Unlike Fén Ghír, the location of this is in a sentance is fairly flexible;
"Â Hon, ffeLhô dy lhotenan pen shecwan ô shanyr"
"FfeLhô dy lhotenan, â Hon, pen shecwan ô shanyr."
"FfeLhô dy lhotenan pen shecwan ô shanyr, â Hon."
An Alternate Interpretation
To those more acquianted with declining and conjugating languages and less interested in historical interpretation of Cwengâr's grammar could consider the these mutations and accords as filling a similar niche to cases. It is rare that a single word may be used in all of these senses in common situations and in this case "Clothing" has been used even if Adjectival and Adverbal forms are rare.
- Gwotad : /ɢɑtad/ : Subject Form for "Clothing".
- Gwota(d): /ɢɑtad/, /ɢɑtat/, /ɢɑta/: Consonant Accord- This occurs in Adjectives, Adverbs and Verbs thus "Clothing-like", "Clothingly" and "To Clothe", others dialects treat verbs as nouns.. Whether these consonants are voiced is determined by the initial consonant of the next word. If there the next word begins with a vowel, most dialects will leave it as it is, others will default to voiced and some
- G'hotad: /ɣɑtad/ : Object Form for "Clothing".
- Â g'hotad : /e ɣɑtad/ : Vocative Form.
- G'hota(d): /ɣɑtad/, /ɣɑtat/, /ɣɑta/- : A present tense verb which is preceded by Adverbs in order to further distinguish it from the Adverbs.
- Ngotad : /ŋɑtad/ : Genitive Object "My Clothes".
- Ngota(d) : /ŋɑtad/, /ŋɑtat/, /ŋɑta/ : Subordinate Genitive "My Clothes' Cleaner".
- [A/Ma/Gwô/Te/Dô/Cwŷ]-ngota(d) : /ŋɑtad/, /ŋɑtat/, /ŋɑta/ : Conjugated Verb "[Un/Was/Will/Must/May] Clothes
- [Ha/Ffa/G'hô/She/Sô/C'hŷ]-ngota(d): /ŋɑtad/, /ŋɑtat/, /ŋɑta/ : Conjugated Verb preceded by an adjective will have a soft mutation in the initial letter.
More complicated tenses are expressed by giving a time frame later in the sentance rather than any modifications on the verb proper.
|"Tenelânârh ty perŷgwàf cwâ hât."|
|/tɛnɛleneʀ ty pɛrʏɢɛv qe het/|
|"I took the sheep in here."|
|"Tenelânârh ty perŷgwàf cwâ hât cwâff hucwy."|
|/tɛnɛleneʀ ty pɛrʏɢɛv qe het qef hʊqy/|
|"I used to take the sheep in here."|
|"Tenelânârh ty perŷgwàf cwâ hât cwâ hucwâ."|
|/tɛnɛleneʀ ty pɛrʏɢɛv qe het qe hʊqe/|
|"I took in the sheep then."|
Verb and Noun Phrases
Cwengâr branches leftwards on Verb/Noun Phrases. Adjectives, Adverbs and Possessive precede the Verb/Noun.
+Quantity in this case refers to the number of times an action is performed rather than the number of people performing it; "Hit twice" would be used rather than "Hit two times"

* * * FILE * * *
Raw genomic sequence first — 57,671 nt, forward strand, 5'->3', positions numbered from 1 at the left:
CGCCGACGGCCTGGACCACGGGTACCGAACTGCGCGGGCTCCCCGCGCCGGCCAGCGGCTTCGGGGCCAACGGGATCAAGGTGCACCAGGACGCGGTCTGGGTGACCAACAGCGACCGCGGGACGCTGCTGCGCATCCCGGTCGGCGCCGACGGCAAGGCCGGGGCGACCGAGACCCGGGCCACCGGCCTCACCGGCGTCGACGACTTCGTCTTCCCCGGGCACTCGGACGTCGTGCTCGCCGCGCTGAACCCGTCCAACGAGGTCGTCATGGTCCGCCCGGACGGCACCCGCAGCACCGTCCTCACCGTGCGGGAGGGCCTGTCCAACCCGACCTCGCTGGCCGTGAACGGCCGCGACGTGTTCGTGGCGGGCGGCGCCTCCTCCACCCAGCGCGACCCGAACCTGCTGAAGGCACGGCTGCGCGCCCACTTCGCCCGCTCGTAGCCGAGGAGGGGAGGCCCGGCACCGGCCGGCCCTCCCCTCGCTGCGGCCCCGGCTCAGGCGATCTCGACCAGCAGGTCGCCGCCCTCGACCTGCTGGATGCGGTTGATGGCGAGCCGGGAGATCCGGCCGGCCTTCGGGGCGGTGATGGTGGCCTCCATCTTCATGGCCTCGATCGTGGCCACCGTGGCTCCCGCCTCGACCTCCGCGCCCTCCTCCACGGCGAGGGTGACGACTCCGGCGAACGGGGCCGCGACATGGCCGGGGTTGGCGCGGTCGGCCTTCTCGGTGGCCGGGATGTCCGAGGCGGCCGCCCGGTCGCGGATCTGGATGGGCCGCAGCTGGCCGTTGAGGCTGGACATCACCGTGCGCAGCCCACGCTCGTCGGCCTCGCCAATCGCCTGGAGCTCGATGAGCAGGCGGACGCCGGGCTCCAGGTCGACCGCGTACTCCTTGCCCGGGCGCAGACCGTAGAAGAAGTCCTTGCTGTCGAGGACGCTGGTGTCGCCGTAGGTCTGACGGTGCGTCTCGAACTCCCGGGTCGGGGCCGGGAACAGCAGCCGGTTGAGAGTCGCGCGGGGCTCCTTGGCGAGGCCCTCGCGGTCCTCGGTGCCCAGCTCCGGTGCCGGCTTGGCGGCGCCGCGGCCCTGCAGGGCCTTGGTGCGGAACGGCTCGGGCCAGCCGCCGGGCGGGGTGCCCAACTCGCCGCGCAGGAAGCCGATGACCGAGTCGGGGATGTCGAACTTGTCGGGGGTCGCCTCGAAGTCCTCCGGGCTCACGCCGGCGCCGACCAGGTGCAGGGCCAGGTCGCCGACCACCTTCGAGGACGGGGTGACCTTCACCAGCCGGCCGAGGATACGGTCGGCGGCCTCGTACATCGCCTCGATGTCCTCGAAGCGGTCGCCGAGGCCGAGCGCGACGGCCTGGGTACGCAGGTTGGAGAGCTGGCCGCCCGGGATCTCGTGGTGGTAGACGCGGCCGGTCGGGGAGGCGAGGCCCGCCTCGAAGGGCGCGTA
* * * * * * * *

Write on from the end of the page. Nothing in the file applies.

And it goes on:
|Preposition*||Adjective for Poss. Noun||Possessive Noun||Adjective||Quantity||Noun||Determiner|
Words which begin with vowels following these are pronounced and written withwith with a "h" preceding them or "n" in the case of possessives.
The "e" preposition is used to mark an object in a sentance where either the subject is omitted or for whatever reason, the object could be confused with the subject, prior to objects beginning with a sonorant in particular as the lack of mutation causes these nouns to be otherwise indistinguishable between adjectival and genitive forms.
The accusative mutation or direct object form is used more than in Fén, primarily with two cases with "Te" which serves a parallel role to "Be" and as the subject of a discussion or sight.
- "Cwâr lho ffedàf." could mean either "He speaks lies" or "He speaks on the subject of lying". However, this is typically decipherable from context. An expression which wanted to incorporate both would "ned" as a verb or adverb as well, thus "Ned lho ffedàf" which could translate to "He lies about lies" or "He lyingly speaks about lies".
- Ngo/Nge is a critical term for expressing opposition, "Cwâr lho ffedàf ngesh" would translate as "He speaks lies against me" which would have the same connotations as "prosecute" or "testify against" in English. This is used in many cases in English where a direct object could be used, if the object is one who suffers or is targeted by the verb. Thus one attacks against you, rather than simply attacking you.
- The use of Dulh/Tyl, Dà/Ta and Dàf/Taff are fairly apparent and not unlike their use in English, with some exceptions. Thus, one could say, "Cwâr lho ffedàf ngesh dàrh" or "He speaks lies against me to you".
- Êrô and Ral are comparatives which follow after the noun which they are comparing. "Cwâr lho êrô lhutânŷl ffedàf ngesh dàrh" or "He, like a mercenary, speaks lies against me to you."